Cash or Character?

Getting Our Priorities Straight

Character

Building Character

A few weeks ago, I was browsing the archives of Our Daily Bread, and I happened to run across the following under the tag humility:

“If you’d rather have cash than character, if your credit cards are maximized and your righteousness is minimized, if you’ve become smart but aren’t wise, then you’ve been shopping in all the wrong places”  by Joe Stowell for Our Daily Bread date November 16, 2009.

I read it several times and I kept thinking how I want my life to be reflective of good character, righteousness and wisdom.  I pondered whether I could earnestly claim that I have all three of these traits.

Character Under Construction

Let’s examine Stowell’s first part of this statement:  if you’d rather have cash than character.”  It may not be something that we think about often until we take stock of our lives.  Cash or character is a prompt to catapult us into a state of re-evaluating the many facets of our lives and aligning them accordingly. At each turning point, we have to consider how our weaknesses and our strengths contribute to who we are.  Sometimes it is necessary to focus on transitioning from shining a spotlight on our strengths and instead, re-adjust the lighting so that we can transform our weaknesses into strengths.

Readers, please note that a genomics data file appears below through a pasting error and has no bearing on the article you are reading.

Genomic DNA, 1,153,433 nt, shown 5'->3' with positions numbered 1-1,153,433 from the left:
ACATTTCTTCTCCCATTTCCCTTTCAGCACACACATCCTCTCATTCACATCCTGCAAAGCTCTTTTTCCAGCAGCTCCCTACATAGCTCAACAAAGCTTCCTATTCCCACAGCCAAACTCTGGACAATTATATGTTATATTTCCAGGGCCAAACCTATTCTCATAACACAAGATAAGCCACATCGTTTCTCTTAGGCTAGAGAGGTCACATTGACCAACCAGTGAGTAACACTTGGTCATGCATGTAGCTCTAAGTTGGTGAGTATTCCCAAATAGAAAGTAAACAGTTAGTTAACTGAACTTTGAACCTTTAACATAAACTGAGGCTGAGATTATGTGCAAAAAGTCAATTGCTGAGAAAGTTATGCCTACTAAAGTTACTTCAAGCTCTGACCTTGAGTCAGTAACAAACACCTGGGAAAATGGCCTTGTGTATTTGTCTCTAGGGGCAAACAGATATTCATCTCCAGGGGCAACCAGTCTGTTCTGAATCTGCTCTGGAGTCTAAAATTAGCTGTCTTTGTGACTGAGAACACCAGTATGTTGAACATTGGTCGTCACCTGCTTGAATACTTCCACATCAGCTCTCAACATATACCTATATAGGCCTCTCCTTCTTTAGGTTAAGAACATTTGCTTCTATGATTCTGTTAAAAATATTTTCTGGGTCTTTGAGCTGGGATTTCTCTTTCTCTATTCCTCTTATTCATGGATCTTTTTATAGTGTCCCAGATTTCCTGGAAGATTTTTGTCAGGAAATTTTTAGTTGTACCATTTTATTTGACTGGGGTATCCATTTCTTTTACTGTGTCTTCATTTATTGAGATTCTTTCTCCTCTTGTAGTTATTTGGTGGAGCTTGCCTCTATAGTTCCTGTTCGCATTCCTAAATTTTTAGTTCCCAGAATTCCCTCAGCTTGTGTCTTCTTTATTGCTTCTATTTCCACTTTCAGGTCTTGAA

Although not an entirely new revelation, it’s rather perfectly timed. This passage serves as a reminder that nothing we do in life will be sustaining if we approach it without our character being intact. I had to ask myself if I’ve done enough to build character as opposed to character taking shape on its own (whether of the good variety or the bad).

If I’m honest, I will have to say no. Make no mistake, I’m not a bad person and by my declaration, I have never been a “bad” person.  However, whether of good character or otherwise, the building of one’s character is an ongoing process and so the construction continues.

photo credit: symphony of love via photopin cc

“Every day presents another opportunity to hit the reset button on your life.”  Charita Cadenhead, Certified Life Coach and Introvert Advocate

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